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What is the conflict in "Miss Brill" by Katherine Mansfield?

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monmonmoni | Student, Undergraduate | eNotes Newbie

Posted April 8, 2010 at 10:08 PM via web

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What is the conflict in "Miss Brill" by Katherine Mansfield?

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lynnebh | High School Teacher | (Level 3) Senior Educator

Posted April 9, 2010 at 1:53 AM (Answer #1)

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Everything was fine with Miss Brill until two people barged in on her psychological life and ruined things for her. As she is sitting in the park, listening to everyone's conversations, imagining herself to be playing a part in the play of life, as Shakespeare says in As You Like It: 

All the world's a stage,
And all the men and women merely players;

two young people enter her space. She incorporates them into the idealistic reverie of her play, telling herself that she, too, has a part, and that if she did not come to the park, people would miss her. They would notice that she was not there.

The young people make fun of her, however. They make fun of the fur collar she is wearing and her looks. They cruelly say they don't know why she even bothers to show up and that she should have just stayed home.

We don't learn what Miss Brill's reaction to the comments are because instead of stopping at the bakery on her way home, as is her custom, she returns to her dark little apartment, unclasps her fur without looking at it, and puts it back in its box - like Eleanor Rigby in the old Beatles' song. She thinks that she hears "something crying." The crying is in her soul because a cruel comment shocks her into the reality that what she thought was happiness might be, instead, loneliness.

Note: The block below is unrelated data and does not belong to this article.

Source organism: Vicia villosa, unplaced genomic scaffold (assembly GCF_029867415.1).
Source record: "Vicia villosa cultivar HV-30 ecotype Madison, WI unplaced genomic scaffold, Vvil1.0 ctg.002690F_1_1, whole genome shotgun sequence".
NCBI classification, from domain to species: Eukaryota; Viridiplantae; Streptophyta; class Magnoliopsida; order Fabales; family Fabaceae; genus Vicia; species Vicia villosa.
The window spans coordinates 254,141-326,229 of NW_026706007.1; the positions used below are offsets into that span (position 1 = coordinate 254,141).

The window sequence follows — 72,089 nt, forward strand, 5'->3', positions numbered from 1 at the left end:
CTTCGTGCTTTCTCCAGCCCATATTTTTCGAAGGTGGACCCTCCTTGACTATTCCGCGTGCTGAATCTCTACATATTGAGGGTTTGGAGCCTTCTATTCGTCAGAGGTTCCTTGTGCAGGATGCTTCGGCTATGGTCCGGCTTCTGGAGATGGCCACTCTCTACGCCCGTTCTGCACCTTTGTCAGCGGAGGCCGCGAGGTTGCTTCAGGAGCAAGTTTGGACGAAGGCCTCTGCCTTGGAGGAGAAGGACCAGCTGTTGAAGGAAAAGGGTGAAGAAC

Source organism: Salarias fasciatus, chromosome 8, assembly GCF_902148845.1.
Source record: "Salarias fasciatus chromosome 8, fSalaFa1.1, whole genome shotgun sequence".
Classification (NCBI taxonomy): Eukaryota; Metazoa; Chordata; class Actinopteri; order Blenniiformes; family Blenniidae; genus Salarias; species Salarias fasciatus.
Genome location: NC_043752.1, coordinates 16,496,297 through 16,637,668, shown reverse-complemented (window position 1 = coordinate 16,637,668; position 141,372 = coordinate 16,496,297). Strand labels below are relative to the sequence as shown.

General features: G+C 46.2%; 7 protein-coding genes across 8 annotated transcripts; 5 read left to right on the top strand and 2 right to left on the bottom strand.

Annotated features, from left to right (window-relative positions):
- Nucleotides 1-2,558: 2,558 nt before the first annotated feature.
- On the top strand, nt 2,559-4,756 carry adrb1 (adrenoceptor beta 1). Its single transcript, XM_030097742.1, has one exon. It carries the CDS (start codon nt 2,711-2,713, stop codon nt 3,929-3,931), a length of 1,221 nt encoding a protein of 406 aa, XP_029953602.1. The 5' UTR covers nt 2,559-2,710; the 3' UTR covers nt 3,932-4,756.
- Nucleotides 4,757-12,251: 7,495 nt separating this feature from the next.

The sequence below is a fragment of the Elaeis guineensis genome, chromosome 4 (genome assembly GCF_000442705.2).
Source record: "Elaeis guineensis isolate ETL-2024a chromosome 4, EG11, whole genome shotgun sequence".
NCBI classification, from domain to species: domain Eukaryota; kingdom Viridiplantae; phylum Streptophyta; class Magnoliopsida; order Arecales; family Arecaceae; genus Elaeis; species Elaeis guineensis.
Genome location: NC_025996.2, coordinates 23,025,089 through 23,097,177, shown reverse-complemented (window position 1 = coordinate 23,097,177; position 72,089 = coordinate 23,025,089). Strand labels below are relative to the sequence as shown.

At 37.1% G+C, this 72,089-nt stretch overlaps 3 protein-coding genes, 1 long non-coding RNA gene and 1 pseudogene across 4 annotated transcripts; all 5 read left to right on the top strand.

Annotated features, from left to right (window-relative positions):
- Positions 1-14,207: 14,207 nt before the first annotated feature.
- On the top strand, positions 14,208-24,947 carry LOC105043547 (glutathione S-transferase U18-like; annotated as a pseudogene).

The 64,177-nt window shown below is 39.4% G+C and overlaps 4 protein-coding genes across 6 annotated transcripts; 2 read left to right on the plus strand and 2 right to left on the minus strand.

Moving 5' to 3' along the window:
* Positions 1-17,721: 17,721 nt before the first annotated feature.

The way I see it, there are two conflicts. First, the conflict of "man vs man" - the young couple against Miss Brill because they turn her life upside down in the space of a few moments. After that, Miss Brill has an internal conflict - "man vs himself" because she is now unhappy and "crying on the inside" -- fearful, perhaps, that her life might really not have any meaning.

It is a very sad story in my opinion. It reminds me of the quote, "Where ignorance is bliss, 'tis folly to be wise" (from Thomas Gray). Miss Brill was blissful when she was ignorant of what the young couple thought of her. When she discovers what they really think, she is sad.

See the analysis here on enotes.

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Ashley Kannan | Middle School Teacher | (Level 3) Distinguished Educator

Posted February 5, 2011 at 10:07 PM (Answer #1)

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I would say that the primary conflict in the Mansfield short story is the collision between an individual's perception of self and the external judgments of others.  If one wanted to draw this out as a battle between conflicting subjective notions of the good, that too would work in terms of assessing the conflict.  Essentially, Miss Brill sees herself in one particular way on Sunday afternoons.  She envisions the world in accordance to her own subjectivity and this vision comes into direct collision with how the couple on the bench perceive her.  In the end, the conflict exists between Miss Brill and the world, in the form of the romantic couple who do not act in accordance "to the roles" that Miss Brill has designed in this configuration.  The conflict might also exist between Miss Brill and herself, when she fails to acknowledge that her perception of reality might be different from what "reality" actually is.  This is seen when she blames the fur stole for everything that went wrong.  Miss Brill's perception of the world is the seat of the conflict in the short story.

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